Democracy Stops At My Front Door: Obstacles To Gender Equality In South Africa, Penelope Andrews Jan 2007

Democracy Stops At My Front Door: Obstacles To Gender Equality In South Africa, Penelope Andrews

Articles & Chapters

In South Africa, post-apartheid legislation promulgated in pursuit of the constitutional commitment to equality demonstrates that the government, at least at the formal level, is committed to a comprehensive democratic framework that promotes such equality. Statutes such as the Promotion of Equality and the Prevention of Unfair Discrimination Act, the Prevention of Domestic Violence Act, and the Black Empowerment Act amongst others, attest to the commitment of such a vision. In addition, statutes such as the Recognition of Customary Marriages Act, that purport to protect women in polygamous African customary unions, suggest that the South African Parliament is deeply committed ...


Reconsidering Spousal Privileges After Crawford, R. Michael Cassidy Nov 2006

Reconsidering Spousal Privileges After Crawford, R. Michael Cassidy

Boston College Law School Faculty Papers

In this article the author explores how domestic violence prevention efforts have been adversely impacted by the Supreme Court’s new “testimonial” approach to the confrontation clause. Examining the Court’s trilogy of cases from Crawford to Davis and Hammon, the author argues that the introduction of certain forms of hearsay in criminal cases has been drastically limited by the court’s new originalist approach to the Sixth Amendment. The author explains how state spousal privilege statutes often present a significant barrier to obtaining live testimony from victims of domestic violence. The author then argues that state legislatures should reconsider ...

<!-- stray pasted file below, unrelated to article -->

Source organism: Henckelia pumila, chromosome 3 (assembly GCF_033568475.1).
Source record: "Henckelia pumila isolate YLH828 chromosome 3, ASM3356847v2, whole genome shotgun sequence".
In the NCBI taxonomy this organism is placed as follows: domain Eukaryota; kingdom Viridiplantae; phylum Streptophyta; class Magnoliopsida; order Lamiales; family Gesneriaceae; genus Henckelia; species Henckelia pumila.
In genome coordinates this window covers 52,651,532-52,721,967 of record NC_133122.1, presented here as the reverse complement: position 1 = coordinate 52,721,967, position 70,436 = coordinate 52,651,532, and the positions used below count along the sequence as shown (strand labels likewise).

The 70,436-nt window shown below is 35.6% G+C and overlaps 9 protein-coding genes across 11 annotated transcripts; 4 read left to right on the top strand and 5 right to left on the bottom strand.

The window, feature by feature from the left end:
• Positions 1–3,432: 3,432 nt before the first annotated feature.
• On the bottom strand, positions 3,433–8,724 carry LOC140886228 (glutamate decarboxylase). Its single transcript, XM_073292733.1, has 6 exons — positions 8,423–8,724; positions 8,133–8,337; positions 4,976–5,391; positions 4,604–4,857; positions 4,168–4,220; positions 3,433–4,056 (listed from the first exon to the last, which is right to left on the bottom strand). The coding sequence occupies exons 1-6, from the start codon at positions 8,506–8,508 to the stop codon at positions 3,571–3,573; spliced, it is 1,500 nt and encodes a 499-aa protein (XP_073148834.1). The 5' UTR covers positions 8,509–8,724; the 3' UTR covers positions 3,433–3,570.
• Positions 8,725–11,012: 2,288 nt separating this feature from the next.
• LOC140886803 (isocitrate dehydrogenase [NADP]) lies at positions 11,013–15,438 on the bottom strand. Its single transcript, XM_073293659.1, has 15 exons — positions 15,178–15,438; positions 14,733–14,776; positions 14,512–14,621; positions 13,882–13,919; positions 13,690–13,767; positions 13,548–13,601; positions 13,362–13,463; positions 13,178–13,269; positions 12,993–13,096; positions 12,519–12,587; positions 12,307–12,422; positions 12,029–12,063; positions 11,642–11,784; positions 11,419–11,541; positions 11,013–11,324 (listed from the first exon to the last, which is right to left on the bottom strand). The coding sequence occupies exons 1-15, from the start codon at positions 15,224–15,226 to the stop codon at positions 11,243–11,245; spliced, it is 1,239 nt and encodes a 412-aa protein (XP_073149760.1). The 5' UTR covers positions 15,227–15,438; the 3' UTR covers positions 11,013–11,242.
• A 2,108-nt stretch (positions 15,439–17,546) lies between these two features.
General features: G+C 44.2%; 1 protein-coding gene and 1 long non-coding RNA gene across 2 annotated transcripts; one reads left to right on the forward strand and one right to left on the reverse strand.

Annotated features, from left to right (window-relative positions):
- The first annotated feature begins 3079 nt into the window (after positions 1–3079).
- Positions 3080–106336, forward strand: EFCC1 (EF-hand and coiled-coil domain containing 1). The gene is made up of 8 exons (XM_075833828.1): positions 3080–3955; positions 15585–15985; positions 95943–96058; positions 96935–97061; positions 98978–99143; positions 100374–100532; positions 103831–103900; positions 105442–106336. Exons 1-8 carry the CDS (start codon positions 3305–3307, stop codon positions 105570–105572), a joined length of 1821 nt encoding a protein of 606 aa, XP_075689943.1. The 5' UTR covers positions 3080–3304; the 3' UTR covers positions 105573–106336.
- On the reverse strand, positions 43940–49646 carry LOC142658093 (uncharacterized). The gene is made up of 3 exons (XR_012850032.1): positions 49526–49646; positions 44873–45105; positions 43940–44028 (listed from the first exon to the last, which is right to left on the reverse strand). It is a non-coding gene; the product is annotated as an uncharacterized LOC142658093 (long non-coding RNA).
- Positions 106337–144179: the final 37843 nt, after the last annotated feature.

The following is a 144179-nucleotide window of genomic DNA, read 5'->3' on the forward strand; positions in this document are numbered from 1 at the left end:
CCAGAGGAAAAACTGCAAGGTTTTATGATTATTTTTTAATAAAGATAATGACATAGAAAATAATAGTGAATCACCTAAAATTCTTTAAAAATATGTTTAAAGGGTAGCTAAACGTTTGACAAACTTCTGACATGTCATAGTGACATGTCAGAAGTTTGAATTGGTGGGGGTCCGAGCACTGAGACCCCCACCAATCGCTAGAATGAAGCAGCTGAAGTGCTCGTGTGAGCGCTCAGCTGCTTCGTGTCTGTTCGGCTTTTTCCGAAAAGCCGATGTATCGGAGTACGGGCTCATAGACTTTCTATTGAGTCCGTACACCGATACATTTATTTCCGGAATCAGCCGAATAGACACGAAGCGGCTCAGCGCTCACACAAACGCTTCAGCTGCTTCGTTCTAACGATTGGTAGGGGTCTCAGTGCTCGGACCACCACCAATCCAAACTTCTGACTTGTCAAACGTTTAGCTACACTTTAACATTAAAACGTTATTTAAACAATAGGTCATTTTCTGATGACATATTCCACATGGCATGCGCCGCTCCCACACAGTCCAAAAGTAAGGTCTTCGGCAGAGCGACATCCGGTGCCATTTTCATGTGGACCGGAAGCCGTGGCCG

You’Re So Vain, I’Ll Bet You Think This Song Is About You, Joseph W. Dellapenna Apr 2006

You’Re So Vain, I’Ll Bet You Think This Song Is About You, Joseph W. Dellapenna

Working Paper Series

Dispelling the Myths of Abortion History covers over 1,000 years of abortion history in England and America, with special emphasis on the nineteenth and twentieth centuries. It presents an accurate and thoroughly fresh look at that history, reaching several unorthodox conclusions without taking sides on the merits of the abortion debate. The true history of abortion in England and America is important because Justice Harry Blackmun, drawing on the work of law professor Cyril Means, structured the argument of the majority in Roe v. Wade around the history of abortion laws. Means’ argument was later buttressed by the work ...


Gender And Constitutional Design, Paula A. Monopoli Jan 2006

Gender And Constitutional Design, Paula A. Monopoli

Faculty Scholarship

Does the allocation of power between the legislative and executive branches, and the way we define the scope of the executive affect whether women ascend to executive office? In this article, Professor Monopoli argues that the constitutional process of boundary-drawing between the legislative and executive branches of government has implications for how successful women will be in ascending to executive positions. She posits that the Hamiltonian vision of an expansive executive with plenary power is the model least likely to result in women’s ascending to executive office. The essay traces the philosophical heritage of Hamilton’s vision and outlines ...


Gay Self-Identification And The Right To Political Legibility, Fadi G. Hanna Nov 2005

Gay Self-Identification And The Right To Political Legibility, Fadi G. Hanna

Student Scholarship Papers

Over twenty years after the Sixth Circuit held that a bisexual public employee could be dismissed for coming out, courts remain split on the question of constitutional protection for gay coming-out speech. In addressing that question, this Article begins with a more fundamental one: What is the legal harm of suppressing coming-out speech? This Article suggests that a distinct legal harm follows from whether one conceives of coming-out as “persuasive,” “creative,” or “descriptive” speech—establishing a framework that applies to all minorities whose status is not readily apparent. Arguing that courts and scholars have adopted persuasive and creative conceptions of ...